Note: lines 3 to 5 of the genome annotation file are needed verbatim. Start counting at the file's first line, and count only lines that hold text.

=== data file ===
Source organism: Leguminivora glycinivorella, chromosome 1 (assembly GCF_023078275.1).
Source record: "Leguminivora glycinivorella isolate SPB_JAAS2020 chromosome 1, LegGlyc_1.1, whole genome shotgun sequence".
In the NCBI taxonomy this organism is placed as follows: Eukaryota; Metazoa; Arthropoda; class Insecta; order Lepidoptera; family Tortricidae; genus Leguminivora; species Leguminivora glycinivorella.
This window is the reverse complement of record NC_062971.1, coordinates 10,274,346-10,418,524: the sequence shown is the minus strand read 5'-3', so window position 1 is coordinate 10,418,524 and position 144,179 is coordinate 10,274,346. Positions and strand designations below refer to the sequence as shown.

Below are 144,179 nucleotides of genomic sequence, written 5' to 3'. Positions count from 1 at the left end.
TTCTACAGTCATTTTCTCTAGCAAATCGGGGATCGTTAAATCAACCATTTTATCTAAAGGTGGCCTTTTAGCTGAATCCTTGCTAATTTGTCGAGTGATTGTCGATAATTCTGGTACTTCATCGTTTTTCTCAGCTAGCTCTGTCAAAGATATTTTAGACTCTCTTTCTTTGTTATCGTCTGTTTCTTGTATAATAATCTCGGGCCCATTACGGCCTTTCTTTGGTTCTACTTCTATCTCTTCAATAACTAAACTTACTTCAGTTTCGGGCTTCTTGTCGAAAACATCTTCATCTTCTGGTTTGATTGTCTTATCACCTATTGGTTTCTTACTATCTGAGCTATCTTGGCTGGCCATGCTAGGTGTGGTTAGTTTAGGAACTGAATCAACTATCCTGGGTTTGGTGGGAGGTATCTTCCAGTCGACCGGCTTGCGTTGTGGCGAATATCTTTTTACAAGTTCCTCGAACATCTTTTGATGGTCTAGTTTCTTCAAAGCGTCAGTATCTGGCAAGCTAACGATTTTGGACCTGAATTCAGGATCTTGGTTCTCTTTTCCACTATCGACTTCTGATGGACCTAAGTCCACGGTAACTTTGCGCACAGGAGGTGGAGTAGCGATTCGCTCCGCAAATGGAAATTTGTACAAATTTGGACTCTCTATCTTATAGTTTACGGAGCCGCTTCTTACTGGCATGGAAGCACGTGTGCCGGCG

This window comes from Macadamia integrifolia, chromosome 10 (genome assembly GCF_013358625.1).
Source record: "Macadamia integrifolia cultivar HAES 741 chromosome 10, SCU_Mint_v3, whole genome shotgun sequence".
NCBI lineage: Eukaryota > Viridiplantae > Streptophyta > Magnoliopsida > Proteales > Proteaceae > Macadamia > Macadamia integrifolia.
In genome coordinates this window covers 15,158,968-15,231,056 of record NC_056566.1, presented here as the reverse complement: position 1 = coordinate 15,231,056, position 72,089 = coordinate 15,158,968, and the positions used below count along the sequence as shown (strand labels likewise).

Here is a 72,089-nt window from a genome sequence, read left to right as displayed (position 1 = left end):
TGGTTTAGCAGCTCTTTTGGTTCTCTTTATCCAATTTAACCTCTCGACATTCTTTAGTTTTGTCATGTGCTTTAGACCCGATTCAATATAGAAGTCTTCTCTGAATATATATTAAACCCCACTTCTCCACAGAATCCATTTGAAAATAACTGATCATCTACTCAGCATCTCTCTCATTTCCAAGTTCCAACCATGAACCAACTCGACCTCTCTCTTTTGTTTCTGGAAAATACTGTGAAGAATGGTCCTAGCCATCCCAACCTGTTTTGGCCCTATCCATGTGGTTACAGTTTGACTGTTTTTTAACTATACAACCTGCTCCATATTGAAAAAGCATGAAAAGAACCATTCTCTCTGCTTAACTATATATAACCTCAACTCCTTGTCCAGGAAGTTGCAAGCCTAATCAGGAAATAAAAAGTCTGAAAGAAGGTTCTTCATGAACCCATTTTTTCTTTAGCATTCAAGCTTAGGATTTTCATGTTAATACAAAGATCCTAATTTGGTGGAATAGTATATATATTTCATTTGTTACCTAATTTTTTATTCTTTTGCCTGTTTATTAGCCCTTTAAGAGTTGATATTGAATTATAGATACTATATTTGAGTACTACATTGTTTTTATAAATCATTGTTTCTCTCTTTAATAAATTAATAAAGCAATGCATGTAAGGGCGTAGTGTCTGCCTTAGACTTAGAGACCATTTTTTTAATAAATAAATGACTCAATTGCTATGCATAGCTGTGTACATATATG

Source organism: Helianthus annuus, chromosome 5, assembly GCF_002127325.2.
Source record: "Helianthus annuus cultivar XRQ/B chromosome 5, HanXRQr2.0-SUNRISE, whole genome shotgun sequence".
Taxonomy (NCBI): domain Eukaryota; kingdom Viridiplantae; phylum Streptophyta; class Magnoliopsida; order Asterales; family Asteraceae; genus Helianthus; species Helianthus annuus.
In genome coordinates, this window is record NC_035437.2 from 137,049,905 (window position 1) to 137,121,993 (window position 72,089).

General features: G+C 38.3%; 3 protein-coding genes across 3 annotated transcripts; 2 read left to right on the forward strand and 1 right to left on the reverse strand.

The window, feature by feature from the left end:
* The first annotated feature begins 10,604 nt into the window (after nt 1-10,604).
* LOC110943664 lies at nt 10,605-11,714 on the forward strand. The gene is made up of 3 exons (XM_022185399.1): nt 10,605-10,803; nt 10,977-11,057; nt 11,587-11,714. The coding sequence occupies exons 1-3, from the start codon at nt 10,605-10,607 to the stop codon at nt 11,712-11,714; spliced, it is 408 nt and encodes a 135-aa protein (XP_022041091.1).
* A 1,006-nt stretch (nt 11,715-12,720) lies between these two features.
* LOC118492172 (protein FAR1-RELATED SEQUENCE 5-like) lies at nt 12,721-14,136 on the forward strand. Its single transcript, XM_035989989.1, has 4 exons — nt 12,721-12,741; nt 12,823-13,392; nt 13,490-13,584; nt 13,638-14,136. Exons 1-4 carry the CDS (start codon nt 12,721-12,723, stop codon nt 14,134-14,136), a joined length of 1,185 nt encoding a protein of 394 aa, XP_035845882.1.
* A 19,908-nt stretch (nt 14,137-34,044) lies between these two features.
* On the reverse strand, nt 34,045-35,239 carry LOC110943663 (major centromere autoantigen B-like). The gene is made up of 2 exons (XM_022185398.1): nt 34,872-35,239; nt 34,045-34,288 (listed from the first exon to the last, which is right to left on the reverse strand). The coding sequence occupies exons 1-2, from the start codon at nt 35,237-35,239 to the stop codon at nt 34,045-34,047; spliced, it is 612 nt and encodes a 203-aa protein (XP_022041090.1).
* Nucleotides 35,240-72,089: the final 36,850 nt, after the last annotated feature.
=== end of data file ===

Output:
In the NCBI taxonomy this organism is placed as follows: Eukaryota; Metazoa; Arthropoda; class Insecta; order Lepidoptera; family Tortricidae; genus Leguminivora; species Leguminivora glycinivorella.
This window is the reverse complement of record NC_062971.1, coordinates 10,274,346-10,418,524: the sequence shown is the minus strand read 5'-3', so window position 1 is coordinate 10,418,524 and position 144,179 is coordinate 10,274,346. Positions and strand designations below refer to the sequence as shown.

Below are 144,179 nucleotides of genomic sequence, written 5' to 3'. Positions count from 1 at the left end.